Patient Care and Health Insurance Act (HIPAA)


A variety of factors may determine the quality of care offered to patients of radiology units and other hospital departments. However, despite the intentions of personnel and available resources, the necessity to meet the law and follow the established regulations cannot be ignored. In 1996, the Health Insurance Portability and Accountability Act (HIPAA) was signed to control health insurance coverage among Americans, reduce the number of frauds, and protect personal information.

Despite good intentions to protect patients and keep their data private, HIPAA enhances the imbalance between what can and cannot be released, which results in unnecessary repeated diagnostic tests and the delay of care. In this paper, the evaluation of HIPAA concerning patient care will be developed to clarify why the regulations to improve the quality of care remain ambiguous today.

HIPAA

When HIPAA was introduced to American society for the first time, millions of people accepted this rule as an excellent opportunity to control their health information, protect their lives, and define penalties if something goes wrong. According to Berwick and Gaines (2018), HIPAA’s primary intention was to support the portability of care in terms of which health insurance coverage may be continued even if people change their jobs.

Electronic transactions help healthcare businesses to save money and time and promote fast data exchange (Dutton & Ryan, 2019). With time, several steps to ensure patient safety were made, and the HIPAA Privacy Rule was introduced to make sure healthcare and medical workers did not share patient information without permission. Therefore, such concepts as the misuse or disclosure of patient health information have to be regulated by law. Specific safeguards to protect privacy cannot be neglected, and patients obtain enough rights over their data and personal space in healthcare settings.

Worth of Patient Care

Nowadays, the quality of healthcare service delivery is predetermined by different aspects, including the economic situation in the country. As soon as the cost of care was raised, the delivery system underwent considerable changes, introducing new methods like Medicare and Medicaid (Dutton & Ryan, 2019). Healthcare employees must collect patient data carefully to understand what kind of help should be offered. Assessment of findings, the identification of clinical problems, interpersonal communication, and education of patients become an integral part of patient care (“Guideline at a glance,” 2017).

The way of how health status is controlled through collection and monitoring influences the outcomes of care and treatment that are offered to patients and their families. Access to patient health information is an obligatory step, and HIPAA is a method to ensure security and privacy. Therefore, the relationship between HIPAA and patient care is evident. Still, along with expected benefits and sustainability, the impact of HIPAA may lead to some misunderstandings.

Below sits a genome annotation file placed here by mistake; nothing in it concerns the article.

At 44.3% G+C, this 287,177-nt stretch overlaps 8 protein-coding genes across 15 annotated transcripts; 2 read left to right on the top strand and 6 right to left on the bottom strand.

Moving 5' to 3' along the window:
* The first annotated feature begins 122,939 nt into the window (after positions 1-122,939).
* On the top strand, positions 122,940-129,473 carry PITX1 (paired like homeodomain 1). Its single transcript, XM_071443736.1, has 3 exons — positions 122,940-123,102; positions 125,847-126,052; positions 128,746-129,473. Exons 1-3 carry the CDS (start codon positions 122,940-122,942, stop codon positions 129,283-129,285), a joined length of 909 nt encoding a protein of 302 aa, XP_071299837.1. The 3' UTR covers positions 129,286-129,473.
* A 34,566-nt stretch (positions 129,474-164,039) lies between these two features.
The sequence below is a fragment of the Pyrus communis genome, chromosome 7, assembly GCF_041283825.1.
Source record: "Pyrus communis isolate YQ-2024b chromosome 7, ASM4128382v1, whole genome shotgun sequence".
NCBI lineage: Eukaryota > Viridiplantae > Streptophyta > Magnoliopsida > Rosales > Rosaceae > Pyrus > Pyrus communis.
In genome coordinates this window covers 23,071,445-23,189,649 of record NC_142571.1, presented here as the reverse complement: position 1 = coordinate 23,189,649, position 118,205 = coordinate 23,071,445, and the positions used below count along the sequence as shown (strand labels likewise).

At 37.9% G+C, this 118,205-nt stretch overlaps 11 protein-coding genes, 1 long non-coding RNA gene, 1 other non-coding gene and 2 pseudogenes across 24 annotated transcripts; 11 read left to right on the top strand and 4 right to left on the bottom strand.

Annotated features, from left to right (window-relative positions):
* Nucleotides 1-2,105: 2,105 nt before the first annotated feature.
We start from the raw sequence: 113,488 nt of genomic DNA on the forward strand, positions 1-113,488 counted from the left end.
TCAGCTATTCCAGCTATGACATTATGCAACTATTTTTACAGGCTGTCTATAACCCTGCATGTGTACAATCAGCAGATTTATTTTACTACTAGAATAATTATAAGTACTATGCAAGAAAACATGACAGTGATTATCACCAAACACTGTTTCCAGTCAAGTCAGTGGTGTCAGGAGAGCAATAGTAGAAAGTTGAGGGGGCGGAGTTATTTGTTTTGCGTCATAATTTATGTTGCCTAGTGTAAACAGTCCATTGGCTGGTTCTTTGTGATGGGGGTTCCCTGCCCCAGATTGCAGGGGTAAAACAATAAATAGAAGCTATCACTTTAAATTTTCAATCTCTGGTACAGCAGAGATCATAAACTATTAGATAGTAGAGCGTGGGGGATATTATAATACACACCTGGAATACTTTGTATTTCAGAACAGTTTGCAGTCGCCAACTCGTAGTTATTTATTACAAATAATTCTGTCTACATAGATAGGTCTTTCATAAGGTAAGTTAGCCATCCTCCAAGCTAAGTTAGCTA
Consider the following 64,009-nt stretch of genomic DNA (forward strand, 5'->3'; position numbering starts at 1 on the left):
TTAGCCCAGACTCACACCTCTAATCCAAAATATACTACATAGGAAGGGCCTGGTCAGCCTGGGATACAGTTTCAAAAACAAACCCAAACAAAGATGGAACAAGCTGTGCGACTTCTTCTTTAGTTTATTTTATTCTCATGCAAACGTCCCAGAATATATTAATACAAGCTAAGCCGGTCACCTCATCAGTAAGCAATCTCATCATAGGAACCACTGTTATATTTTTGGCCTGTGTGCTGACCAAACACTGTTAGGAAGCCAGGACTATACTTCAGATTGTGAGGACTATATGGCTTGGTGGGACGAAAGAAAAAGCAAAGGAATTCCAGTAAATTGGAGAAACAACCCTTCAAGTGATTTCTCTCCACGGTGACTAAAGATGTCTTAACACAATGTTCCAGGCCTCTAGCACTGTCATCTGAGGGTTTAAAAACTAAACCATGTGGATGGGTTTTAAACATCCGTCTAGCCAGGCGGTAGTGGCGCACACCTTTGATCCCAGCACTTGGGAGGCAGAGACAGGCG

Pros and Cons of HIPAA in Patient Care

On the one hand, there are many positive achievements that can be observed in managing patient information. Healthcare personnel promote safe clinical documentation and address past and present patient histories to choose the right direction of patient care (Fencl, 2016). Electronic health records are easy to access and use, which fastens the delivery of services, enhances the correctness of a diagnosis, and encourages appropriate treatment plans.

On the other hand, complex and voluminous regulations of HIPAA challenge patient care and question its correctness. In many cases, families and other stakeholders are not able to obtain the required information about patients. As a result, a person may undergo unnecessary diagnostic and laboratory tests that delay obligatory care and worsen the general condition. Hospital workers have to make fast and critical decisions to protect their patients, as well as to respect family values and think about the consequences. In fact, the list of concerns is long, and additional research may be needed to understand how to improve care quality without breaking the HIPAA Privacy Rule.

Conclusion

In general, American society expects the best care services and options in their hospitals and other healthcare facilities. The government aims at regulating medical decisions and people’s activities by introducing specific acts and policies. The creation of HIPAA is an example of how legally approved steps may improve and challenge the quality of care. Such an ambiguous nature of the HIPAA – care relationships provokes multiple discussions and debates and proves the necessity to continue improvements in regard to medical staff experiences and patients’ knowledge and expectations.

References

Berwick, D. M., & Gaines, M. E. (2018). How HIPAA harms care, and how to stop it. JAMA, 320(3), 229-230. Web.

Dutton, A., & Ryan, T. A. (2019). Torres’ patient care in imaging technology (9th ed.). Philadelphia, PA: Wolters Kluwer.

Fencl, J. L. (2016). Guideline implementation: Patient information management. AORN Journal, 104(6), 566-577. Web.

Guideline at a glance: Information management. (2017). AORN Journal, 106(3), 272-274. Web.